This Is a .50-Caliber Wound

By Jeff Tigchelaar

Featured Art: The Lonely Farm, Nantucket by George Inness

Knee surgery? Hell no
I didn’t have knee surgery.
That’s a .50-caliber wound.
I got bullet holes
up and down this leg.
Running through rice paddies.
                 Never mind that.
I need people to work. Know anybody?
People don’t want
to work no more. I need people
to throw hay. People can’t
throw hay no more.
Hundred-thirty-eight-pound bales, all day
out in the sun. It’s good work. If you’re strong. I pay
twelve-thirteen dollars an hour
so spread the word. The silt
in the air’s a bitch to deal with, though.
Especially if you’re not used to it. I’m used to it
and still it gives me fits. I got to cough
and puke it out and believe me, it takes a while.
                                   Purple Heart?
No. No I didn’t get one. It’s complicated. I wasn’t that
“good” a soldier, we’ll say.
Purple hearts are for . . .
Never mind. It’s just—it’s not worth it.
Never worth it. Especially today. Kids
come back fucked.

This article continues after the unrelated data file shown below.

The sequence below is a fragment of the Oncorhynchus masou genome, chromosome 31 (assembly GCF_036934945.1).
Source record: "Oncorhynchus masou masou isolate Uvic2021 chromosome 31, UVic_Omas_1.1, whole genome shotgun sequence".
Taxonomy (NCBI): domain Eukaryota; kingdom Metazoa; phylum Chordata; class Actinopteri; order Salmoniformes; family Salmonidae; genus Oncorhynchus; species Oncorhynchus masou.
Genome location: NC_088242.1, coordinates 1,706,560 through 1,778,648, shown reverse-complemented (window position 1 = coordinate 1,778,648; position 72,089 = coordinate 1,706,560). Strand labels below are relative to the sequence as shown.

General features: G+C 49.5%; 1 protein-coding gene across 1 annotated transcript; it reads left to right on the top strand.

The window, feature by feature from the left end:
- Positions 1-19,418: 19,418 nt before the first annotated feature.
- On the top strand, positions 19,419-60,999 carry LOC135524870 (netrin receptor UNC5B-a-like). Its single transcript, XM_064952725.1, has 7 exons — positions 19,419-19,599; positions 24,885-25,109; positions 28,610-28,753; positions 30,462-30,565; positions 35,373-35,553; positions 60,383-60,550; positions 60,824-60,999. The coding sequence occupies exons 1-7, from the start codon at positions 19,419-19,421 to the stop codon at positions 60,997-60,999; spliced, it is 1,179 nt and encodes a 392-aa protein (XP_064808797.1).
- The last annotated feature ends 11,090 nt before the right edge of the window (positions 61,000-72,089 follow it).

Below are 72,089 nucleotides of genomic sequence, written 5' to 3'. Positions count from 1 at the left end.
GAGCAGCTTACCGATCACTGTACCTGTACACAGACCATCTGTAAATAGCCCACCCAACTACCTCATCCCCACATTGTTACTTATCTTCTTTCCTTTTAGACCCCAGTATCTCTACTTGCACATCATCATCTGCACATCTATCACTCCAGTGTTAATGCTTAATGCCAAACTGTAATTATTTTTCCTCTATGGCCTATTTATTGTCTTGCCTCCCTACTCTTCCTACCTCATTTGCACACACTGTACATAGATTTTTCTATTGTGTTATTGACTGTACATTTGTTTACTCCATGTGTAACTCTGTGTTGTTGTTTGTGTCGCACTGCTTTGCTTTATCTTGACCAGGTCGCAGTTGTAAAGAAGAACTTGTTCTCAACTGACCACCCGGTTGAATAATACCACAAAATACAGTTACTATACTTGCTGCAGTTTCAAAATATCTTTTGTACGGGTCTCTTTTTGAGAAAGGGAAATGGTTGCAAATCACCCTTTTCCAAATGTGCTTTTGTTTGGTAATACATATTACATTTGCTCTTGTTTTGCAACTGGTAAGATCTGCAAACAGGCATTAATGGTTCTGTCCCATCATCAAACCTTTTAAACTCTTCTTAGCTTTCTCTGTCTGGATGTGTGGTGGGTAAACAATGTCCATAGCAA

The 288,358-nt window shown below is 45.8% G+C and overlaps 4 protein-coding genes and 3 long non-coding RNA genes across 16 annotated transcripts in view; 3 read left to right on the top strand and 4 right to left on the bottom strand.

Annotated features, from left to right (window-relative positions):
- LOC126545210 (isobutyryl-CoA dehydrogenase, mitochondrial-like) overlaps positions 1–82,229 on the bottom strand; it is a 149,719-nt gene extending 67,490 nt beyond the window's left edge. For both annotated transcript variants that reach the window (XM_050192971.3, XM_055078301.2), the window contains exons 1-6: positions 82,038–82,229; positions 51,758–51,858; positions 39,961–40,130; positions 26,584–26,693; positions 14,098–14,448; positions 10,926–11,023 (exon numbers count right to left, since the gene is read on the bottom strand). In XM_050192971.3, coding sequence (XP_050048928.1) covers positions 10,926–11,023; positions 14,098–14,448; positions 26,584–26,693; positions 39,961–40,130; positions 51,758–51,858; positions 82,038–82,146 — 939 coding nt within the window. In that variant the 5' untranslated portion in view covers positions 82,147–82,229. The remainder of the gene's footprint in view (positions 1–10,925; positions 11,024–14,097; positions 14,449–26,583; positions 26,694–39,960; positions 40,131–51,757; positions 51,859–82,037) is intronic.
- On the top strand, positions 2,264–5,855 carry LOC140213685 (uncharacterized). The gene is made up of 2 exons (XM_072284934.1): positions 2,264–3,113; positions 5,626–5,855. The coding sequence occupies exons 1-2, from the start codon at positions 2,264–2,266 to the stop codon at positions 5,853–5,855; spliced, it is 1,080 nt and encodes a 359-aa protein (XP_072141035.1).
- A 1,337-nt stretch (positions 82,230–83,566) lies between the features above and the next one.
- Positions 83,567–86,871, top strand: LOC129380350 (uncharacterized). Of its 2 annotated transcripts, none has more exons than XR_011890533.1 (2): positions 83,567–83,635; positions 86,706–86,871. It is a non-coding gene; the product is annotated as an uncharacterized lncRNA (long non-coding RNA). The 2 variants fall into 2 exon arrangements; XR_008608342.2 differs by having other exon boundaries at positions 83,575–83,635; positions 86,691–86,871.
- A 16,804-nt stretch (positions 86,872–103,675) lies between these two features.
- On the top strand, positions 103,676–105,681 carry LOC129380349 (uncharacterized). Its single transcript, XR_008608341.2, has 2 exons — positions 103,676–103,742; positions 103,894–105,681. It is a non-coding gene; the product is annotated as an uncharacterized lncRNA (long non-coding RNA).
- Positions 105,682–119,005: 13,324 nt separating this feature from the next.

I’d never go. I’d stay,
work the family farm.
That’s where I am. Now.
I’ve got five brothers, four sisters,
and we keep about three guys full-time.
And my dad keeps timberwolves.
Gets ’em from a friend of his in Canada.
We got so many deer out there—we shoot
about ten a year for jerky. I only come into town
to donate plasma. I hate the city.
And I hate people, to be honest.
                 Know anybody
up for throwing hay, though—
send ’em my way.
I need people.

Jeff Tigchelaar’s poems have appeared in KestrelWest Wind ReviewThe Of- fending AdamHeavy Feather ReviewPleiadesLITThe Laurel ReviewCut- BankdecomPThe Wallace Stevens Journal, and Fugue, and in anthologies including Verse Daily and Best New Poets. His collection Certain Streets at an Uncertain Hour (Woodley Press) won the Kansas Authors Club’s 2016 Nelson Poetry Book Award. Tigchelaar lives in Huntington, West Virginia.

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